1.     In patients with aplastic anemia, peripheral blood stem cells should not be routinely used when a suitable bone marrow donor is available, due to a higher risk of graft-versus-host disease. While faster engraftment with filgrastim-mobilized peripheral blood stem cells results in quicker recovery of peripheral blood counts compared to bone marrow in patients with aplastic anemia, the higher rate of graft-versus-host disease may be detrimental.

2.     For the initial treatment of graft-versus-host disease, don’t use methylprednisolone greater than 2 mg/kg/day (or equivalent). Higher doses than 2 mg/kg/day have shown no advantage, and the higher doses increase risks of corticosteroid-related toxicity.

3.     For standard umbilical cord blood transplantation, don’t routinely use two cord blood units when a single unit of adequate size is available, recognizing that higher cell doses are preferred when using units with greater HLA mismatch. Graft-versus-host disease may be more frequent after double-cord blood transplantation. Similar outcomes after single-unit and double-unit umbilical cord transplantation are demonstrated in randomized trials.

4.     For matched unrelated donor transplantation using myeloablative conditioning and standard graft-versus-host disease prevention regimens, don’t routinely use peripheral blood stem cells when a suitable bone marrow donor is available. Peripheral blood stem cells may be considered in cases with substantial recipient/donor size discrepancy, donor preference, and for malignant diseases with high risk of graft failure.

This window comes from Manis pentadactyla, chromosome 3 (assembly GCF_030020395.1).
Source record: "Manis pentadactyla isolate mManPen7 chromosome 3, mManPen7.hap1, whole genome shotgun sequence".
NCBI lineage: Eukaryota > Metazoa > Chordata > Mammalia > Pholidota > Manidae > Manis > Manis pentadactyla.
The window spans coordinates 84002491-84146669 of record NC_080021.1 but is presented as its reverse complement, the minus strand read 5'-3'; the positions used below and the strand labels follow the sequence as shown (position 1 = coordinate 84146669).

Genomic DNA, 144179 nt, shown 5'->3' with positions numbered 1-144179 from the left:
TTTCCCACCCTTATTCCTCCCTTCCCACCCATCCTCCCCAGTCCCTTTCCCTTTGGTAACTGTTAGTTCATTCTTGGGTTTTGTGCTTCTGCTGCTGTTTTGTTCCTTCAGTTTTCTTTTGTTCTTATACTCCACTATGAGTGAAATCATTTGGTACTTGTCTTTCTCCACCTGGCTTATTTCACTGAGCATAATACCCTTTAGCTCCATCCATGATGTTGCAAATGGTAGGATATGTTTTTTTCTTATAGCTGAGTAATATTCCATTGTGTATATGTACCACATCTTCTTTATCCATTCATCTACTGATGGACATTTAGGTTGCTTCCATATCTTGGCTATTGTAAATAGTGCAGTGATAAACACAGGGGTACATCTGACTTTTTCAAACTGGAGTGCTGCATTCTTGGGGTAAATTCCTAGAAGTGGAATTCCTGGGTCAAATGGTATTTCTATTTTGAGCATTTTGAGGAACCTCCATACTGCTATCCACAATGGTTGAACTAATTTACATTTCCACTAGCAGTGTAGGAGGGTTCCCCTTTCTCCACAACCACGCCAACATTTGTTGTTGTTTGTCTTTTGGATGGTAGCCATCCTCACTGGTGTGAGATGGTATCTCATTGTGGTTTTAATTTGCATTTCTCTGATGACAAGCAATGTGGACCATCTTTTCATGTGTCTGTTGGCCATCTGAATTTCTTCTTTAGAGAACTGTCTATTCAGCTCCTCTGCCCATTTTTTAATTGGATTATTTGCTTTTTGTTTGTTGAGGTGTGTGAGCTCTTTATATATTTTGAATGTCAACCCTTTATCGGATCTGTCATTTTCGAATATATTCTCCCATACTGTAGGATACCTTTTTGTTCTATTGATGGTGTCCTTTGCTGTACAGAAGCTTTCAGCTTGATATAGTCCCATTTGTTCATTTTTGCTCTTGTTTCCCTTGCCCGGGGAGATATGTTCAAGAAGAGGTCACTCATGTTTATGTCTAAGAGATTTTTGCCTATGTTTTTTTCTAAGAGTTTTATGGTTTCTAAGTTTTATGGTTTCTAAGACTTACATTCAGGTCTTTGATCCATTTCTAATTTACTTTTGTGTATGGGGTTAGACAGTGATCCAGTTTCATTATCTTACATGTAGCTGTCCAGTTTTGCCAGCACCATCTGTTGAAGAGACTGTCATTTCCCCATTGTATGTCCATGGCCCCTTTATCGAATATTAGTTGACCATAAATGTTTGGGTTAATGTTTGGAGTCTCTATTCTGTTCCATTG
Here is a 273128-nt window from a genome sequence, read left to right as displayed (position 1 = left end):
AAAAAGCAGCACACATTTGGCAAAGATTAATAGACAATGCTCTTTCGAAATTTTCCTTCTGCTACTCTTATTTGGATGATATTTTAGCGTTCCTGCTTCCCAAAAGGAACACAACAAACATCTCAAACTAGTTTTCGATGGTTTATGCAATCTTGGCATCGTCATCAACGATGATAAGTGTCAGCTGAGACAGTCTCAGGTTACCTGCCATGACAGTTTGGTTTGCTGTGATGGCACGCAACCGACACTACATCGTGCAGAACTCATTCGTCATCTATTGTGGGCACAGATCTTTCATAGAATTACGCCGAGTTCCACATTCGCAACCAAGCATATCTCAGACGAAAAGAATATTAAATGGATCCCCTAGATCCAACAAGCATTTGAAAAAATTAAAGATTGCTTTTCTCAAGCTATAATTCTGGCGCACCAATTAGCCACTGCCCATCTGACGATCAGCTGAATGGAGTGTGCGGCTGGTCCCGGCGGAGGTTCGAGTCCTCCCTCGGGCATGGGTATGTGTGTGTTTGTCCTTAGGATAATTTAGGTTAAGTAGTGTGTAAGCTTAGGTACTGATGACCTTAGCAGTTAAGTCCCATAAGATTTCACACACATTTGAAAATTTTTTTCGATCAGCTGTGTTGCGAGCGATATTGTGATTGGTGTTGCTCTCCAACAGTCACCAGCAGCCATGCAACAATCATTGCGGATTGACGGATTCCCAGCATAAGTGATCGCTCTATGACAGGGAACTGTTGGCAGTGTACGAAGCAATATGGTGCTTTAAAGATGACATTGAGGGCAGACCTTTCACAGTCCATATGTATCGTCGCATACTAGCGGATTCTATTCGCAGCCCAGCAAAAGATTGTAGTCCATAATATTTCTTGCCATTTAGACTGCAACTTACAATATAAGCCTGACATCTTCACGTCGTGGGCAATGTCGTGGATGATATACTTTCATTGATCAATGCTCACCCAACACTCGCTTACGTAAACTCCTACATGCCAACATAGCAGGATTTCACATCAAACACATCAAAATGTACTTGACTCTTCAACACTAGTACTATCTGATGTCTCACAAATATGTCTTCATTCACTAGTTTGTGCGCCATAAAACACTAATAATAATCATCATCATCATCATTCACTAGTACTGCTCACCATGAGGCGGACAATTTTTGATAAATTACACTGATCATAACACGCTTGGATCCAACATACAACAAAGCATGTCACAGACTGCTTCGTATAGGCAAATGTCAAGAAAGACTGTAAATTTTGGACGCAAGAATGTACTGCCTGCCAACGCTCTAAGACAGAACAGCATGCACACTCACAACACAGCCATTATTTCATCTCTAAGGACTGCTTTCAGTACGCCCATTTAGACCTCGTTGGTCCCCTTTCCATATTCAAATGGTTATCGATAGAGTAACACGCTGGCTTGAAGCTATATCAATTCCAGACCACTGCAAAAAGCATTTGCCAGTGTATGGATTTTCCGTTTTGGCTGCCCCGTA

5.     Adult hematopoietic cell transplantation recipients should not routinely receive immunoglobulin replacement in the absence of recurrent infections, regardless of their IgG levels. Meta-analyses of controlled trials conclude that immunoglobulin replacement offers no advantage for infection prevention and overall survival, may predispose to a higher risk of hepatic sinusoidal obstruction syndrome and venous thromboembolism, and may impair the efficacy of post-transplant vaccinations.4
1.     After severe traumatic brain injury, steroids should not be administered. They are not recommended for improving outcomes or reducing intracranial pressure in patients with traumatic brain injury. High dose steroid administration may increase the risk of complications and may produce increased mortality.5

2.     Patients with non-specific acute low back pain without red flags should not receive imaging of the spine (plain radiographs, magnetic resonance imaging, computed tomography [CT], or other advanced imaging). Such studies are unnecessary during the early phase of symptoms, unless red flags indicate that early imaging of the spine is required. These can include neurological deficits such as weakness or numbness, any bowel or bladder dysfunction, fever, history of cancer, history of intravenous drug use, immunosuppression, steroid use, history of osteoporosis, or worsening symptoms.